The history of our sport in the Victorian era has spawned a host of races with splendidly arcane and grandiose names, and copycat events all over the world. The Grand National, mother of all steeplechases, has dozens of re-incarnations in those countries that still practise jump racing, as well as many here at home, where every self-respecting jumps course has a long distance steeplechase masquerading under a Grand National suffix.
But the international impact of our British races was brought home to me again recently when travelling around Victoria, Australia, just about the only state down under still persevering with racing over obstacles. Following the demise of racing at Oakbank in nearby South Australia, Victoria is now the only Australian state to continue the sport.
Ballarat, about an hour east of Melbourne, is an impressive galloping track hosting fixtures across all disciplines, and ably run by the affable Belinda Glass. the 4,500m Grand National Steeplechase in the height of the Australian winter in August regularly attracts a big field. It's not the same at all as the Aintree version, but no less entertaining, and the fact that 1,000 horses are trained at Ballarat ensures that the race is well supported by trainers both nearby and from further afield.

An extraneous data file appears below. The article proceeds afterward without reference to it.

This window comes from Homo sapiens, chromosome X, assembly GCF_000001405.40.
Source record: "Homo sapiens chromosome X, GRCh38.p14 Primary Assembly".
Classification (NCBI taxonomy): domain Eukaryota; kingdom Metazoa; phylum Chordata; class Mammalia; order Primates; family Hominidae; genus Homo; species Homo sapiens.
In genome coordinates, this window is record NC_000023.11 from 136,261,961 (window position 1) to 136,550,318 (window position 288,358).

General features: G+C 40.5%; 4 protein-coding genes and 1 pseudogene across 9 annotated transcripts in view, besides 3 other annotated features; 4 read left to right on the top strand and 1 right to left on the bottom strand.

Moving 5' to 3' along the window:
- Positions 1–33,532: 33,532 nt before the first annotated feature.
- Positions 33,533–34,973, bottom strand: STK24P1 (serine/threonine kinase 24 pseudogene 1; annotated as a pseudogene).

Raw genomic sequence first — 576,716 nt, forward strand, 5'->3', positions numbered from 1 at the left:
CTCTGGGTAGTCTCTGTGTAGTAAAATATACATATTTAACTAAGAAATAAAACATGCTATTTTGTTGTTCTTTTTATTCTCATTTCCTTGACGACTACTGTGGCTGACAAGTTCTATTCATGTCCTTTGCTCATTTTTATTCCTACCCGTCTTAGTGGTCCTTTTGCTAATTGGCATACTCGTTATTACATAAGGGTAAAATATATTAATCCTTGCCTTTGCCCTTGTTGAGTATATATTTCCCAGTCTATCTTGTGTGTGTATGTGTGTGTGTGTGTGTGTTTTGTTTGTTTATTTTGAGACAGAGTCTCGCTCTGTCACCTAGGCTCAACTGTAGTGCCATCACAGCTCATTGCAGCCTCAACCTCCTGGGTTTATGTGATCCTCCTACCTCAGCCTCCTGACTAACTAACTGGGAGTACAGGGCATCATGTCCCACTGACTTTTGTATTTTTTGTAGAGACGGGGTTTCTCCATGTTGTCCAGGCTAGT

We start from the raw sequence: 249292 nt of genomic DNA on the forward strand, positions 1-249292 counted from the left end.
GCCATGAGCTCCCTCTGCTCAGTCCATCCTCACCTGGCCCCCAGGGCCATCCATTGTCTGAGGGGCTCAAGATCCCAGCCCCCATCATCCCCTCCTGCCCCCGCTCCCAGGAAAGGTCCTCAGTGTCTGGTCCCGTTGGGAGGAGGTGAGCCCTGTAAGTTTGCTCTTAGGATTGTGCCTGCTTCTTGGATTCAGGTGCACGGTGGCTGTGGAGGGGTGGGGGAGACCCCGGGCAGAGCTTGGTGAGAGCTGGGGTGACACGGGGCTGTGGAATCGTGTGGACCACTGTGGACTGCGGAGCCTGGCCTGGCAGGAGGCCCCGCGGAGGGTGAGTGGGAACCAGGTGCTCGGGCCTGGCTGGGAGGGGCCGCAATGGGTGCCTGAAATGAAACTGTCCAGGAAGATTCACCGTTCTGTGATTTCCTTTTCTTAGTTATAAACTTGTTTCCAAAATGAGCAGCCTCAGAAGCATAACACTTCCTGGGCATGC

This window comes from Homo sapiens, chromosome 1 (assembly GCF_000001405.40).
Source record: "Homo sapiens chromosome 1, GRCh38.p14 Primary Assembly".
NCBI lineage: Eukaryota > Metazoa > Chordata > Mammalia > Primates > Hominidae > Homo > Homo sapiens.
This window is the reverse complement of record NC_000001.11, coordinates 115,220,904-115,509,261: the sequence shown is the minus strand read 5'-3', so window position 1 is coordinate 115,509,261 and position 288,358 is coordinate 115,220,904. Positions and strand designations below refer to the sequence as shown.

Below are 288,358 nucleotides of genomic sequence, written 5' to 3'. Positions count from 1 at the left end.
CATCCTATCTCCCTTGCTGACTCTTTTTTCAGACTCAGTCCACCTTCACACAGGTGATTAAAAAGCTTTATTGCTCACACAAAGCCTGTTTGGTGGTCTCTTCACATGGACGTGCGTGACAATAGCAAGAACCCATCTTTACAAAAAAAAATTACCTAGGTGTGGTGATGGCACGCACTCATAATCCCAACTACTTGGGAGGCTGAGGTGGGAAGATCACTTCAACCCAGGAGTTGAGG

In the UK, betting on the National far surpasses any other race. Australian racing has a different and more sustainable business model than the UK, but Grand National offers abound even so. St Arnicca gave Irishman William McCarthy his biggest ever winner in the AUS $350,000 race last August.
I was also able to introduce myself to the people behind a race that is close to Andoversford's heart - the Grand Annual. In Australia, the Grand Annual is on a par with Ballarat's Grand National - a showpiece Jump race at Warrnambool Racecourse not far off the Wild Ocean Way, where the scenery is nothing short of extraordinary.
The Grand Annual was first staged at Warrnambool in 1872, 38 years after its first incarnation at Andoversford, so proving that success can travel fast! Copying the Cheltenham example, the May Racing festival in which the Grand Annual takes centre stage, is a midweek affair from Tuesday-Thursday, showcasing the best Jump racing in Australia, bar none. The race enjoyed a 150th anniversary in 2022.